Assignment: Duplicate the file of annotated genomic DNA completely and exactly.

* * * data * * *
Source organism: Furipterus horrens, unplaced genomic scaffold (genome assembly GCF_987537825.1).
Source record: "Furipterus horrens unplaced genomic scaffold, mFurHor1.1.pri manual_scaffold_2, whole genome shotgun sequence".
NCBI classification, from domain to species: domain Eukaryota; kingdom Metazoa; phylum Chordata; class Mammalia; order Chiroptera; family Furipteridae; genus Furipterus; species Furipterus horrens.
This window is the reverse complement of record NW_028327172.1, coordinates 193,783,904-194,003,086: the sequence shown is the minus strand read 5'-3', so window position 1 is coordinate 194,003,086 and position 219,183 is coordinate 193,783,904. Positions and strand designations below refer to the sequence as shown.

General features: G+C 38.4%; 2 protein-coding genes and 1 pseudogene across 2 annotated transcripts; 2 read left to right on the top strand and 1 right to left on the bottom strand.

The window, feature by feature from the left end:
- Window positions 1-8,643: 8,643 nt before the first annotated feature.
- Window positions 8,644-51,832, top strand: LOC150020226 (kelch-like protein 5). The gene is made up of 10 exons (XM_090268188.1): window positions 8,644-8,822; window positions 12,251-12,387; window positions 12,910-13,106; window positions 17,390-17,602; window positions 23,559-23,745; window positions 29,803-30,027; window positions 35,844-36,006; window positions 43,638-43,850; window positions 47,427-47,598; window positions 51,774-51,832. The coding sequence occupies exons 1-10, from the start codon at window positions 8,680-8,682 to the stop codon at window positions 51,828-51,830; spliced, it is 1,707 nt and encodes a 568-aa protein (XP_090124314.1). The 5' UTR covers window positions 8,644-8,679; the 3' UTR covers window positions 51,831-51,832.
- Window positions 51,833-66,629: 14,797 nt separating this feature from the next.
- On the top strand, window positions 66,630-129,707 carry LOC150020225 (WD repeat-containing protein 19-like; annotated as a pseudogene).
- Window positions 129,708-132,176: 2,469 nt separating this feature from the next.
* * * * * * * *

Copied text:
Source organism: Furipterus horrens, unplaced genomic scaffold (genome assembly GCF_987537825.1).
Source record: "Furipterus horrens unplaced genomic scaffold, mFurHor1.1.pri manual_scaffold_2, whole genome shotgun sequence".
NCBI classification, from domain to species: domain Eukaryota; kingdom Metazoa; phylum Chordata; class Mammalia; order Chiroptera; family Furipteridae; genus Furipterus; species Furipterus horrens.
This window is the reverse complement of record NW_028327172.1, coordinates 193,783,904-194,003,086: the sequence shown is the minus strand read 5'-3', so window position 1 is coordinate 194,003,086 and position 219,183 is coordinate 193,783,904. Positions and strand designations below refer to the sequence as shown.

General features: G+C 38.4%; 2 protein-coding genes and 1 pseudogene across 2 annotated transcripts; 2 read left to right on the top strand and 1 right to left on the bottom strand.

The window, feature by feature from the left end:
- Window positions 1-8,643: 8,643 nt before the first annotated feature.
- Window positions 8,644-51,832, top strand: LOC150020226 (kelch-like protein 5). The gene is made up of 10 exons (XM_090268188.1): window positions 8,644-8,822; window positions 12,251-12,387; window positions 12,910-13,106; window positions 17,390-17,602; window positions 23,559-23,745; window positions 29,803-30,027; window positions 35,844-36,006; window positions 43,638-43,850; window positions 47,427-47,598; window positions 51,774-51,832. The coding sequence occupies exons 1-10, from the start codon at window positions 8,680-8,682 to the stop codon at window positions 51,828-51,830; spliced, it is 1,707 nt and encodes a 568-aa protein (XP_090124314.1). The 5' UTR covers window positions 8,644-8,679; the 3' UTR covers window positions 51,831-51,832.
- Window positions 51,833-66,629: 14,797 nt separating this feature from the next.
- On the top strand, window positions 66,630-129,707 carry LOC150020225 (WD repeat-containing protein 19-like; annotated as a pseudogene).
- Window positions 129,708-132,176: 2,469 nt separating this feature from the next.